I could start to hear the crowd noise building and the lights were just up ahead.  It was time to get over that line and get some help as I knew my body was all but shutting down.  Lights, elation, emotion, cheers, crying and just like that I fell into the arms of the volunteers.  It was finished.  We did it, all of us, we did it! 

Run Time: 3:17

Total time 9:45, 22nd female professional 

In the end, it wasn’t the day I had imagined or planned, nor was it “perfect” by any stretch, but I believe it was still the day I was supposed to have.  In the future, maybe I will find out why.  Also, I may not, but it will honestly go down as one of my most memorable race days of all time because I will never forget going ALL IN over those last 13 miles and that you CAN come back even when you’re standing on the cliff ready to jump off and just give up.  It’s possible to bring things around with support, belief and a faith.  Never forget that my friends! 

A part of me still wishes we could have seen that fitness I built pay off, but maybe I needed this day more than I needed to have some place or times that reflected that.  I KNEW what I could do. My coach, my husband and my close friends & teammates also know it and so does my Maker and maybe he’ll let me show that again, someday if it’s His will.

Lessons that need to be learned from this race are still to be determined.  I'm optimistic that with the help of my coach, we will determine the exact causes of  the hydration / electrolyte imbalance that occurred toward the end of the bike and then continued to plague me on the run and prevent this from happening in the futrue.  I also have some mental work to do so that I don't let the outside factors, such as drafting, impact my emotions and race as much as they did.  This is on ME and I need to prepare for this area just like I prepare for everything else.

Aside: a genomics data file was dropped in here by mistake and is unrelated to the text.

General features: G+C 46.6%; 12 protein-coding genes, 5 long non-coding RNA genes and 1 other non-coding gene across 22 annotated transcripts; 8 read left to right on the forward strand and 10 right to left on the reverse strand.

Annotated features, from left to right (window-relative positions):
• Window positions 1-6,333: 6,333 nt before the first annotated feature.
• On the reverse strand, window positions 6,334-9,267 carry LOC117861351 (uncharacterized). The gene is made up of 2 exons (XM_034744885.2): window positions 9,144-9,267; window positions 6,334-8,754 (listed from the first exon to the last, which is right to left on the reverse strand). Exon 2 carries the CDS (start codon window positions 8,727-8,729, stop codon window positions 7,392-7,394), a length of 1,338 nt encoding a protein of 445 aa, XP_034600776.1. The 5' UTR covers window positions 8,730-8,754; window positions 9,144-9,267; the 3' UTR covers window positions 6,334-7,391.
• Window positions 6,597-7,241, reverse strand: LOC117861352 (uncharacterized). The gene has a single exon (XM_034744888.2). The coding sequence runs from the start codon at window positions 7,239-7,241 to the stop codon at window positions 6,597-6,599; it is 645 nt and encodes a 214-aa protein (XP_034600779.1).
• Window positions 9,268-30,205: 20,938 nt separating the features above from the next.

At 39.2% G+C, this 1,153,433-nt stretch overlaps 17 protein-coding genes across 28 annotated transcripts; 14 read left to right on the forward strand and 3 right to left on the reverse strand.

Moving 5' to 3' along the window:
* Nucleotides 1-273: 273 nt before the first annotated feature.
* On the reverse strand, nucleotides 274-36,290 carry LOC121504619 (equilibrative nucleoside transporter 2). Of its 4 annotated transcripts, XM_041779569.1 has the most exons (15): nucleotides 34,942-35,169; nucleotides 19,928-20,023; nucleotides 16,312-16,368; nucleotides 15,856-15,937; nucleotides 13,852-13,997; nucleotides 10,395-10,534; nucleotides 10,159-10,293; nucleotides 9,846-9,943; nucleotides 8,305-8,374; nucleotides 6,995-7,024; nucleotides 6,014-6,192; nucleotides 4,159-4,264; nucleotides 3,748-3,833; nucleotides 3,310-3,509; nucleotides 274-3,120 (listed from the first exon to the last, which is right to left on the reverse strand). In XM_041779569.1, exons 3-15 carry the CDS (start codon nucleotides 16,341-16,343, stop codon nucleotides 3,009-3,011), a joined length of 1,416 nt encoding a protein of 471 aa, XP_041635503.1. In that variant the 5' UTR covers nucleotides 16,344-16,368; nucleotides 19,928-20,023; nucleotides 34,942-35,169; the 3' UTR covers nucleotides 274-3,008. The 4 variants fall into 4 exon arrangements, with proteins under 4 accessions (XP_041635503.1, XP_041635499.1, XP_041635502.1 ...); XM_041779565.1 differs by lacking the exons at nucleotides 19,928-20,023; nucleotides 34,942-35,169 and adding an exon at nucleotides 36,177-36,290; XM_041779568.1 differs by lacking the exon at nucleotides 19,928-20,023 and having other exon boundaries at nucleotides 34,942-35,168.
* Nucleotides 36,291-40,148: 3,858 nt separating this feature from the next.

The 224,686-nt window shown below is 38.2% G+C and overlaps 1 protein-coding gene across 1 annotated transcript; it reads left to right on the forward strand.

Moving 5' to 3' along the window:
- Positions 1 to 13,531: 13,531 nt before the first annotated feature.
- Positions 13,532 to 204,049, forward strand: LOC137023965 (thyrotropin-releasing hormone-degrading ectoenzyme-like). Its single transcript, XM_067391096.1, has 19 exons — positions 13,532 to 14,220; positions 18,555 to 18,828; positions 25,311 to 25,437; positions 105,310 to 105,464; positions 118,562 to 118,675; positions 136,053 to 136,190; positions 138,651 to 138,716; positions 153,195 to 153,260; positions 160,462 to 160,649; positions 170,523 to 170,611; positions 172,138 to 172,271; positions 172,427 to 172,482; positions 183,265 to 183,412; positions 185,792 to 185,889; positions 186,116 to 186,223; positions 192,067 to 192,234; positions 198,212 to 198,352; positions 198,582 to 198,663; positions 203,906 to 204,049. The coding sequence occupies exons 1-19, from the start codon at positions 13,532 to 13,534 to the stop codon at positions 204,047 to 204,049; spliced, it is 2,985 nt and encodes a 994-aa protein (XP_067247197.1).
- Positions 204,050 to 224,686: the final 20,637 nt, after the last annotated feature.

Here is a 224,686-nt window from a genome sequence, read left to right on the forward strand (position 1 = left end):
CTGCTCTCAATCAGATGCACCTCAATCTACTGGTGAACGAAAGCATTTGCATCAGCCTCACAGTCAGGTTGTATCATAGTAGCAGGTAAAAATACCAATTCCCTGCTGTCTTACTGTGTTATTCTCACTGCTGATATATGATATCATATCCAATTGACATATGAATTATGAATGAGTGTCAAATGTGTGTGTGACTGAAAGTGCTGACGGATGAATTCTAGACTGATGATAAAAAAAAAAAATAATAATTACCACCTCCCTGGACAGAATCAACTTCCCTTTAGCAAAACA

In the meantime, it’s been a spectacular season of learning and growing that I don’t regret for a second.  I honestly, wouldn’t change a thing! 

There are so many people to thank, so I’m going to do that in separate post, but just know that I don’t take any of the support, prayers, thoughts or messages lightly!  In fact, I’m thinking of a cool way to commemorate all of them together in a craft project!  More on this to come!

Thanks to my awesome MOM who helped edit this blog! 

Thanks for following my journey!  This year was quite a ride!!  It’s now time for the off-season and spending time with those who have done so much for me (like my amazing husband for starters!).  Don’t worry, I’ll be back in 2014 and maybe even get another crack at this nut in Kona! I sure hope so!!


Steve said...

A 3:17 long death march for a Marathon?? Seems pretty good to me. You put a lot of thought into life and stuff. I like that. It is good for you.

Hope you both enjoy the off season, and just think, 5 hour trainer rides cannot be too far off in the distant future. :) yay. ;)

millerb said...

Great report and great race, Kim! I'm always amazed at how you all can gut it out like that over 140.6 miles. I have a feeling you'll get other chances at Kona! Recover well!

millerb said...

Great report and great race, Kim! I know things didn't go your way but the fact that you were able to finish says a lot! I have a feeling you'll be back for revenge in 2014!

Ange said...

9:45 at Kona. Just awesome! I think you are amazing and so incredibly inspiring. I've really loved watching you since you started this Pro journey. I'm envious of your opportunity to do all this and with such an incredible Coach / team. A very similar thing happened to me in TX with the strange numbness/ tingling. Only I had it in my hands so it wasn't as strange at first. ( unlike Stepping on your feet!! ugh!) Mine moved to my face/ slurred speech etc... not so good. I think electrolyte imbalance too but ...if you come upon a revelation with it please share! I think CA and potassium were messed up... REST up and HUGE HUGE Congrats to you!!!!

Stacy said...

Congratus! Loved following your journey this year and can't wait to see what is in store for you. You are definitely an inspiration!